The divisive nature of Tory rhetoric about the ‘left behind white working-class’

Equalities minister Liz Truss
Sophia Purdy-Moore

15:00 17 January 2020 CORRECTION: The original article mistakenly attributed comments to MP Ben Bradshaw which were in fact made by MP Ben Bradley. We apologise for this error, which has been corrected in the article below.

In recent months, we’ve seen a return to right-wing rhetoric that suggests white working-class boys are being left behind. This is allegedly because the nation is “preoccupied” with issues around race and gender.

When asked to confront the very real evidence of structural racism in Britain during a House of Commons questions session on 13 January, equalities minister Liz Truss dismissively framed inequality in individualistic terms. In another response, she pitted disadvantaged white pupils against BAME pupils from low-income backgrounds. This came after a speech in December in which she said the current equality debate is led by “fashion”, not by “facts”.

In the context of disproportionate BAME coronavirus (Covid-19) deaths, deaths in police custody, maternal morbidity rates and the Windrush scandal, Truss’s glib comments, passing off anti-racism efforts as trendy and unnecessary, are absolutely disgusting.

This isn’t about equality

The Tory government’s track record demonstrates its disinterest in seeking positive change towards equality. For instance, it scrapped unconscious bias training for government and civil service workplaces.

Admittedly, unconscious bias training tends to be fairly unhelpful. Racism and inequality are often framed in individualistic terms of ‘accepting people who are different’. And this fails to acknowledge or challenge the structural inequalities that permeate our society. However, the government’s failure to seek a viable alternative betrays its disinterest in equality within and beyond the workplace. Moreover, the current roster of racism-denying BAME cabinet ministers reflects the government’s attempts to cover up the reality of structural racism in this country.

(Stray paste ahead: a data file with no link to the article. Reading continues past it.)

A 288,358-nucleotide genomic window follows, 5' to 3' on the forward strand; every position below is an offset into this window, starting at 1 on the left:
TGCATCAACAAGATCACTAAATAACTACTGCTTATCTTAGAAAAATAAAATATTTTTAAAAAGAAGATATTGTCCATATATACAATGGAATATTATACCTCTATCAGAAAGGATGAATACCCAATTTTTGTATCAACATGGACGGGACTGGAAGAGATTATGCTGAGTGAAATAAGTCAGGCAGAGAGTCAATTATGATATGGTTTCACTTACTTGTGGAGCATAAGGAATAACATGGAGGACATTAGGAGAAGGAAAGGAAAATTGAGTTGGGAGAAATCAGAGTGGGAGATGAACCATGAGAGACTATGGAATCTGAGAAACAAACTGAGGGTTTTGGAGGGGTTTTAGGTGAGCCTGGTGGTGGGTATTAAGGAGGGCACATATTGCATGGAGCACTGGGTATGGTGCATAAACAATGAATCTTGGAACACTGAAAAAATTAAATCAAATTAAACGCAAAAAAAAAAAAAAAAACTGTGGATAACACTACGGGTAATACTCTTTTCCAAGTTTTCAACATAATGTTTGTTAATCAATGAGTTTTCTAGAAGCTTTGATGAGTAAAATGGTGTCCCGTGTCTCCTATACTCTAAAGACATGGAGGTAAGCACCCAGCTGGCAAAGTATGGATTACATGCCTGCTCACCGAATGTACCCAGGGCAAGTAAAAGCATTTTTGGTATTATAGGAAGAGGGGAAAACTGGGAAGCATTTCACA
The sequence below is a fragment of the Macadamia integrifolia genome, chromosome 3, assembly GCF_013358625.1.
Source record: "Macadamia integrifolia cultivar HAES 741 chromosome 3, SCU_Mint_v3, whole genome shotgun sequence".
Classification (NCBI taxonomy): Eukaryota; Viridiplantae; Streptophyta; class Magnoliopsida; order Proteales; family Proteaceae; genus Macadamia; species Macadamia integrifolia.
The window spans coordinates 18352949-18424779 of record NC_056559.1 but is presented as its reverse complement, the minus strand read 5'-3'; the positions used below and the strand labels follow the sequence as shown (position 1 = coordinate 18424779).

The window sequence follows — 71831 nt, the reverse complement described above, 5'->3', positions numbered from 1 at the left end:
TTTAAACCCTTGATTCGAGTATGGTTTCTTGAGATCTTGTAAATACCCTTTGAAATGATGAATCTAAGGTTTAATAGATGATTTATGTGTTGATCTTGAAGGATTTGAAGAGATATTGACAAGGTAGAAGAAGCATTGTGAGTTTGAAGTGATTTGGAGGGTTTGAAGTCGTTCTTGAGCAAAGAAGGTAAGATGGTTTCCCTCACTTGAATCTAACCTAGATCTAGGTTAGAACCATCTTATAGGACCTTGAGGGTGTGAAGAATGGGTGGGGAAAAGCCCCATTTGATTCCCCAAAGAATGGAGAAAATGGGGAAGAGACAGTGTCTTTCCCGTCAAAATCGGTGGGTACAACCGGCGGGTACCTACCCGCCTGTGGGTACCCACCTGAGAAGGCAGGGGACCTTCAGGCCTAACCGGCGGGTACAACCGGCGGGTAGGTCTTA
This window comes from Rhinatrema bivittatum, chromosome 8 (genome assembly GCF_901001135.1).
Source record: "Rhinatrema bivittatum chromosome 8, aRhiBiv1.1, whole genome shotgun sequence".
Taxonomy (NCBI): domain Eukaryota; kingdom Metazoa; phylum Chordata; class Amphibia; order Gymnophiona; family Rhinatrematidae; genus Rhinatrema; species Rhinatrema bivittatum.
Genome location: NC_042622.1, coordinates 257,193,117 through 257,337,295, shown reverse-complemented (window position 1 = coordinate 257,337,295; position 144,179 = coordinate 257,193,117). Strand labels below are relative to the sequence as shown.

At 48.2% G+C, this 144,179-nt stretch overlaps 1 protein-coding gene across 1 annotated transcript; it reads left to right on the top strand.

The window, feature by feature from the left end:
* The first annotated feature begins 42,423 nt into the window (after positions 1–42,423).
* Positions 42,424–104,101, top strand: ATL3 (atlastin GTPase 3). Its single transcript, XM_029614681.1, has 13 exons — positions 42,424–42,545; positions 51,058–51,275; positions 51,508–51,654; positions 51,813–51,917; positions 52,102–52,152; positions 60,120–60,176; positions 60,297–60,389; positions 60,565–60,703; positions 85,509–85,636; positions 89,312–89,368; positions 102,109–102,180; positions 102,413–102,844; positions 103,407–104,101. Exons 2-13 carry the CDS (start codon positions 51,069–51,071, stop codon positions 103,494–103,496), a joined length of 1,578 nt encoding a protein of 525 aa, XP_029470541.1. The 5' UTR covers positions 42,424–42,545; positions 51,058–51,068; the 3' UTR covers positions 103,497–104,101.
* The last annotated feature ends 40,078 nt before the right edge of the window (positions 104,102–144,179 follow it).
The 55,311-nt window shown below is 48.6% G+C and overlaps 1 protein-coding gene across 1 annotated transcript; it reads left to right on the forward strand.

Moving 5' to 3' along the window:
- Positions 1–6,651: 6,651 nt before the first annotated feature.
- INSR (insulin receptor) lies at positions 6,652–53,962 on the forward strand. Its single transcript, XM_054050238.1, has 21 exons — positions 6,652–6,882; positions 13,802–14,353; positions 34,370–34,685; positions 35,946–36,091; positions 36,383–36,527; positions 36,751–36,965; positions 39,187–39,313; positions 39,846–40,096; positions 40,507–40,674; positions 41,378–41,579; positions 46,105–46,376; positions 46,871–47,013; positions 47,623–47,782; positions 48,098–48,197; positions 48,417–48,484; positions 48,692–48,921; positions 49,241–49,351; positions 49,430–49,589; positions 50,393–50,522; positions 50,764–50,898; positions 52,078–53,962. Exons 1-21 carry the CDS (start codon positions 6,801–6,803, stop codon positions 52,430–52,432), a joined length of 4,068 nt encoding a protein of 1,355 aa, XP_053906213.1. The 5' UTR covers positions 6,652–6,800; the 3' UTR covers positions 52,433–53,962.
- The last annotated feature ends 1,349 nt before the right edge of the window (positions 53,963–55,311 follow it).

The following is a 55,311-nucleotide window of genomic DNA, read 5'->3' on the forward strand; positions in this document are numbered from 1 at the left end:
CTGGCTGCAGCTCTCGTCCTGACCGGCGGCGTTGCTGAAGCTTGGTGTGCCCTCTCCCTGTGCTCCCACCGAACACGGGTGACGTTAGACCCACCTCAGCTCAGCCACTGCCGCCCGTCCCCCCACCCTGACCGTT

Meanwhile Tory ministers voting against feeding working-class children over Easter revealed what we knew all along – they have no interest in uplifting white working-class communities. MP Ben Bradley’s foul comments, suggesting that free school meal vouchers go straight to ‘crack dens’ and ‘brothels’, demonstrate the disdain with which the government views all disadvantaged communities in Britain.

Obscuring the real issue

By focusing on racial difference, the divisive debate suggests that white working-class communities are being left behind because of the colour of their skin. It suggests that BAME and migrant communities are greedily snatching resources from white Brits – resources that are not rightfully theirs. This pits disadvantaged groups against each other.

It also suggests that it’s natural for white working-class communities to be disadvantaged in comparison to their white middle-class counterparts. But heaven forbid that BAME and migrant communities should be better off (which, for the most part, they aren’t). The debate plays into Victorian values of the ‘deserving’ and ‘undeserving‘ poor. This obscures the reality that socio-economic inequality has been exacerbated by the Tory government’s sustained campaign of austerity and classism.

It’s evident that the Tories are not working towards equality. Right-wing rhetoric about the ‘left behind’ white working-class prevents progress. It absolves a government whose policies reward the rich and punish the poor. Meanwhile, it seeks to undermine multiracial class-consciousness and to restore Victorian ideas about racial and class hierarchies. As Runnymede Trust CEO Halima Begum highlighted, this rhetoric appeals to white nationalism. And it has no place in a progressive society.

Featured image via Sky News/YouTube

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